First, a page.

Bohm and Schrödringer on the World, the Self, and Wholeness

Sans comment, two physicists of yesteryear on matters that might be considered philosophical.

First, David Bohm on ‘the world’:

[T]he world cannot be analyzed correctly into distinct parts; instead, it must be regarded as an indivisible unit in which separate parts appear as valid approximations only in the classical [i.e., Newtonian] limit….Thus, at the quantum level of accuracy, an object does not have any ‘intrinsic’ properties (for instance, wave and particle) belonging to itself alone; instead, it shares all its properties mutually and indivisibly with the systems with which it interacts. Moreover, because a given object, such as an electron, interacts at different times with different systems that bring out different potentialities, it undergoes…continual transformation between the various forms (for instance, wave or particle form) in which it can manifest itself.

Although such fluidity and dependence of form on the environment have not been found, before the advent of quantum theory, at the level of elementary particles in physics, they are not uncommon…in fields, such as biology, which deal with complex systems. Thus, under suitable environmental conditions, a bacterium can develop into a spore stage, which is completely different in structure, and vice versa.

Next, Erwin Schrödringer on the relationship between the world and the self:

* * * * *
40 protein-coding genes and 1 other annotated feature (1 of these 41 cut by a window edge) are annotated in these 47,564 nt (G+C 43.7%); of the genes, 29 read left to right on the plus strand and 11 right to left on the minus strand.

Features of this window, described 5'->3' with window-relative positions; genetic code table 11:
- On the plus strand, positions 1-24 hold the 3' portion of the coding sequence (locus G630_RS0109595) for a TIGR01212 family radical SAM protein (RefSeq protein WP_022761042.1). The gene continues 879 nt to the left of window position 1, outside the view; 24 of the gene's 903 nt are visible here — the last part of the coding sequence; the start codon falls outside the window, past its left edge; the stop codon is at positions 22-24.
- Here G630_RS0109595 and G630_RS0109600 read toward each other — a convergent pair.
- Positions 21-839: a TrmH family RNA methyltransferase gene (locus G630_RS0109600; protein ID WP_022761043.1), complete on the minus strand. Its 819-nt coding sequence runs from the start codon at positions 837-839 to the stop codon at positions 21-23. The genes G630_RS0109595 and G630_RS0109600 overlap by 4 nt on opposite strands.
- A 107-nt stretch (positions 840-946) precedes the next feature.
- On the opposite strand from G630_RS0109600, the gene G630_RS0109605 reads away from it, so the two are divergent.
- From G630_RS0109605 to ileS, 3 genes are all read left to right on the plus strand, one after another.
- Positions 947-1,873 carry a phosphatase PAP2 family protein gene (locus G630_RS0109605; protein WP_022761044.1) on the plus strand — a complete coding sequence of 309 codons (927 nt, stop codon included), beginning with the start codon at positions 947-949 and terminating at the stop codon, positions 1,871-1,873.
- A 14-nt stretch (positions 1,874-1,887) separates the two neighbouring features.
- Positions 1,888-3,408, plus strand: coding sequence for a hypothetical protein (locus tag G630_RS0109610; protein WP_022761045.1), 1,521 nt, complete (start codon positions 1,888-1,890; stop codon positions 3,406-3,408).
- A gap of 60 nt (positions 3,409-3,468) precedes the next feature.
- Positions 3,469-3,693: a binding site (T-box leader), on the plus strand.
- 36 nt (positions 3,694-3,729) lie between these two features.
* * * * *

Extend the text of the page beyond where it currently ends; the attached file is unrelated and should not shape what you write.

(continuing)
It is not possible that this unity of knowledge, feeling and choice which you call your own should have sprung into being from nothingness at a given moment not so long ago; rather this knowledge, feeling and choice are essentially eternal and unchangeable and numerically one in all men, nay in all sensitive beings. But not in this sense–that you are a part, a piece, of an eternal, infinite being, as in Spinoza’s pantheism. For we should have the same baffling question: which part, which aspect are you? What, objectively, differentiates it from the others? No, but inconceivable it seems to ordinary reason, you–and all other conscious beings as such–are all in all. Hence this life of yours which you are living is not merely a piece of the of the entire existence, but is in a certain sense, the whole; only this whole is not so constituted that it can be surveyed in one single glance.

….

Thus you can throw yourself flat on the ground, stretched out upon Mother Earth, with the certain conviction that you are one with her and she with you. You are as firmly established, as invulnerable as she indeed a thousand times firmer and more invulnerable. As surely as she will engulf you tomorrow, so surely will she bring you forth anew to new striving and suffering. And not merely ‘some day’: now, today, every day she is bringing you forth, not once but thousands upon thousands of times, just as every day she engulfs you a thousand times over. For eternally and always there is only one now, one and the same now; the present is the only thing that has no end.

Note: Bohm quote from: David Bohm, Quantum Theory, Prentice-Hall, New Jersey, 1958. pp. 161-62. Schrödringer quote from: Erwin Schrödringer, My View of the World, Cambridge University Press, 1964. pp. 21-22.

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